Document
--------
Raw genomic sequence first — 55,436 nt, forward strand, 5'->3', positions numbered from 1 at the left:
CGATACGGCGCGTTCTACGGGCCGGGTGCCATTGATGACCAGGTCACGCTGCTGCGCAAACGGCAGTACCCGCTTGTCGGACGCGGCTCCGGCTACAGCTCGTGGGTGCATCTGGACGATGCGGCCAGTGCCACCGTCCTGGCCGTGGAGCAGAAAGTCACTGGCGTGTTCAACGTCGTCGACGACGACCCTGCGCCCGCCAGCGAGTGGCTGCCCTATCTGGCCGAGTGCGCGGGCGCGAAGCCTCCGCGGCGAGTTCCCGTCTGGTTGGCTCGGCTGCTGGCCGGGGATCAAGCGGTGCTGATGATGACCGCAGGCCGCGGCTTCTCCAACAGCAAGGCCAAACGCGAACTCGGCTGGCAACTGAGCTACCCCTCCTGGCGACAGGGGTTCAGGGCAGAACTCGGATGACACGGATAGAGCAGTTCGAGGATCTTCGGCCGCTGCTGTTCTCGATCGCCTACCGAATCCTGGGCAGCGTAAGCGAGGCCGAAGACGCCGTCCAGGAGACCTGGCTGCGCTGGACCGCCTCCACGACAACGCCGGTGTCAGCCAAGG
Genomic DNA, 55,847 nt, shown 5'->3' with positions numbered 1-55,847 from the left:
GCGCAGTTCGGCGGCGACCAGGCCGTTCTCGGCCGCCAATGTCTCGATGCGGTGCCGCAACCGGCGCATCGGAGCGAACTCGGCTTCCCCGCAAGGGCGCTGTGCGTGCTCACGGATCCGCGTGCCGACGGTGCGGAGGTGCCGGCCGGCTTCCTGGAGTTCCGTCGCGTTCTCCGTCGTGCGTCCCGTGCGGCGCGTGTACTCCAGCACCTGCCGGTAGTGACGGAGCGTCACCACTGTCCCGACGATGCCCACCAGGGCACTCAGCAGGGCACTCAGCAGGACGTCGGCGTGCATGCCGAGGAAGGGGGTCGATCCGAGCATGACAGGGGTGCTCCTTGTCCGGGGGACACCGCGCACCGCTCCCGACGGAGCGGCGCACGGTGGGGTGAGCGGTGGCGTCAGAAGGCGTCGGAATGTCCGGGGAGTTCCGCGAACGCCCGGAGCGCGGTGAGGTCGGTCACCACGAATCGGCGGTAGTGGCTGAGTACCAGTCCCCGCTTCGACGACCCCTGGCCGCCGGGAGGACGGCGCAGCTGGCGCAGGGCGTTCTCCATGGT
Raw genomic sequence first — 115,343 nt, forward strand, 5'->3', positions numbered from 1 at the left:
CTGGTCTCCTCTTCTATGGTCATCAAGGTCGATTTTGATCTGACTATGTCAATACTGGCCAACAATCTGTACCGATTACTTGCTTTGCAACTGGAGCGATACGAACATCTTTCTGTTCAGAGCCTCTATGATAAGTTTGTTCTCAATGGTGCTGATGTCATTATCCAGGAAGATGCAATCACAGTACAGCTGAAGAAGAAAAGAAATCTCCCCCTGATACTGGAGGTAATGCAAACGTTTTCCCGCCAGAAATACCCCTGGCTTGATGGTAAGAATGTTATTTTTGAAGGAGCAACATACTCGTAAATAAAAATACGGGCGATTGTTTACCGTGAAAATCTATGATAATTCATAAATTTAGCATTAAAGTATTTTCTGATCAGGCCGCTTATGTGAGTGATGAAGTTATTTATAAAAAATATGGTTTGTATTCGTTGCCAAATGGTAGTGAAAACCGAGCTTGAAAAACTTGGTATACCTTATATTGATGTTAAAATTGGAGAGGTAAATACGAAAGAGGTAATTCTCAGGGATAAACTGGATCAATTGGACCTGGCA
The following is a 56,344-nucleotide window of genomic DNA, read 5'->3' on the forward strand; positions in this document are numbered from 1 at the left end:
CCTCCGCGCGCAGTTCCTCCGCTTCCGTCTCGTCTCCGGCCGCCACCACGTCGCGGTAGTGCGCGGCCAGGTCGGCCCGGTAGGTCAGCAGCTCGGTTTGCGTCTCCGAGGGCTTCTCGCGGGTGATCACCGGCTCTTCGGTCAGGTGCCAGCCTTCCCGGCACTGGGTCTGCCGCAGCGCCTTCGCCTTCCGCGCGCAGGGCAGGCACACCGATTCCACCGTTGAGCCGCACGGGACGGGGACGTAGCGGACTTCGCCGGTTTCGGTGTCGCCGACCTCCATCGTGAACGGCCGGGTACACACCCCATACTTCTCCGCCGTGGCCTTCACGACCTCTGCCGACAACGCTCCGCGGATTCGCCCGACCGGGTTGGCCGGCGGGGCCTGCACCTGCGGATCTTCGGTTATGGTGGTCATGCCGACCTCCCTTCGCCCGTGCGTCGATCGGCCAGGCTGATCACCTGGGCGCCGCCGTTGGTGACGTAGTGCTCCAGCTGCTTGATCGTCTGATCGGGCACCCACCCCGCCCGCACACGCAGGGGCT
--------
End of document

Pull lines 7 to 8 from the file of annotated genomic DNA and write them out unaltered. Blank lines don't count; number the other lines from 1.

The following is a 56,344-nucleotide window of genomic DNA, read 5'->3' on the forward strand; positions in this document are numbered from 1 at the left end:
CCTCCGCGCGCAGTTCCTCCGCTTCCGTCTCGTCTCCGGCCGCCACCACGTCGCGGTAGTGCGCGGCCAGGTCGGCCCGGTAGGTCAGCAGCTCGGTTTGCGTCTCCGAGGGCTTCTCGCGGGTGATCACCGGCTCTTCGGTCAGGTGCCAGCCTTCCCGGCACTGGGTCTGCCGCAGCGCCTTCGCCTTCCGCGCGCAGGGCAGGCACACCGATTCCACCGTTGAGCCGCACGGGACGGGGACGTAGCGGACTTCGCCGGTTTCGGTGTCGCCGACCTCCATCGTGAACGGCCGGGTACACACCCCATACTTCTCCGCCGTGGCCTTCACGACCTCTGCCGACAACGCTCCGCGGATTCGCCCGACCGGGTTGGCCGGCGGGGCCTGCACCTGCGGATCTTCGGTTATGGTGGTCATGCCGACCTCCCTTCGCCCGTGCGTCGATCGGCCAGGCTGATCACCTGGGCGCCGCCGTTGGTGACGTAGTGCTCCAGCTGCTTGATCGTCTGATCGGGCACCCACCCCGCCCGCACACGCAGGGGCT